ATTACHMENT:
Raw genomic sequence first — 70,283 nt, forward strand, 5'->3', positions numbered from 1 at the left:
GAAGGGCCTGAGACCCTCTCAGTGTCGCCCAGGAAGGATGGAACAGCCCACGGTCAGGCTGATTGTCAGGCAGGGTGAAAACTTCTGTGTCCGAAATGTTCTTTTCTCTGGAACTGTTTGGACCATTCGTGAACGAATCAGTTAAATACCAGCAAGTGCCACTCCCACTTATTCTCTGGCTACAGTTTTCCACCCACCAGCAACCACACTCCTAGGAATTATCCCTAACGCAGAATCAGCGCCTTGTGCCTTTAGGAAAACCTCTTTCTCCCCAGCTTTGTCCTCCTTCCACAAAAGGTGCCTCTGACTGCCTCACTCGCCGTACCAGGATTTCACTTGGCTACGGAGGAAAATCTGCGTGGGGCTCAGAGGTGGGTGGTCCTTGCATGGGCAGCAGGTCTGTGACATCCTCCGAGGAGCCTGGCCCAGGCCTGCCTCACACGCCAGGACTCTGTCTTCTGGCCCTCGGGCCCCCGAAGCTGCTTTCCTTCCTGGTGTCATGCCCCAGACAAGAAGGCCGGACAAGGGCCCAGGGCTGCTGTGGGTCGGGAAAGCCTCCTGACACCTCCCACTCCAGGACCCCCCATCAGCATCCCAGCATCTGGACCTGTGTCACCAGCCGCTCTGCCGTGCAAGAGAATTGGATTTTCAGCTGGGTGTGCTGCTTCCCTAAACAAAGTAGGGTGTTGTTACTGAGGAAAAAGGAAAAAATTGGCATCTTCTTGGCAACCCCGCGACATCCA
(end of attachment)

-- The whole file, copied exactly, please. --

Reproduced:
Raw genomic sequence first — 70,283 nt, forward strand, 5'->3', positions numbered from 1 at the left:
GAAGGGCCTGAGACCCTCTCAGTGTCGCCCAGGAAGGATGGAACAGCCCACGGTCAGGCTGATTGTCAGGCAGGGTGAAAACTTCTGTGTCCGAAATGTTCTTTTCTCTGGAACTGTTTGGACCATTCGTGAACGAATCAGTTAAATACCAGCAAGTGCCACTCCCACTTATTCTCTGGCTACAGTTTTCCACCCACCAGCAACCACACTCCTAGGAATTATCCCTAACGCAGAATCAGCGCCTTGTGCCTTTAGGAAAACCTCTTTCTCCCCAGCTTTGTCCTCCTTCCACAAAAGGTGCCTCTGACTGCCTCACTCGCCGTACCAGGATTTCACTTGGCTACGGAGGAAAATCTGCGTGGGGCTCAGAGGTGGGTGGTCCTTGCATGGGCAGCAGGTCTGTGACATCCTCCGAGGAGCCTGGCCCAGGCCTGCCTCACACGCCAGGACTCTGTCTTCTGGCCCTCGGGCCCCCGAAGCTGCTTTCCTTCCTGGTGTCATGCCCCAGACAAGAAGGCCGGACAAGGGCCCAGGGCTGCTGTGGGTCGGGAAAGCCTCCTGACACCTCCCACTCCAGGACCCCCCATCAGCATCCCAGCATCTGGACCTGTGTCACCAGCCGCTCTGCCGTGCAAGAGAATTGGATTTTCAGCTGGGTGTGCTGCTTCCCTAAACAAAGTAGGGTGTTGTTACTGAGGAAAAAGGAAAAAATTGGCATCTTCTTGGCAACCCCGCGACATCCA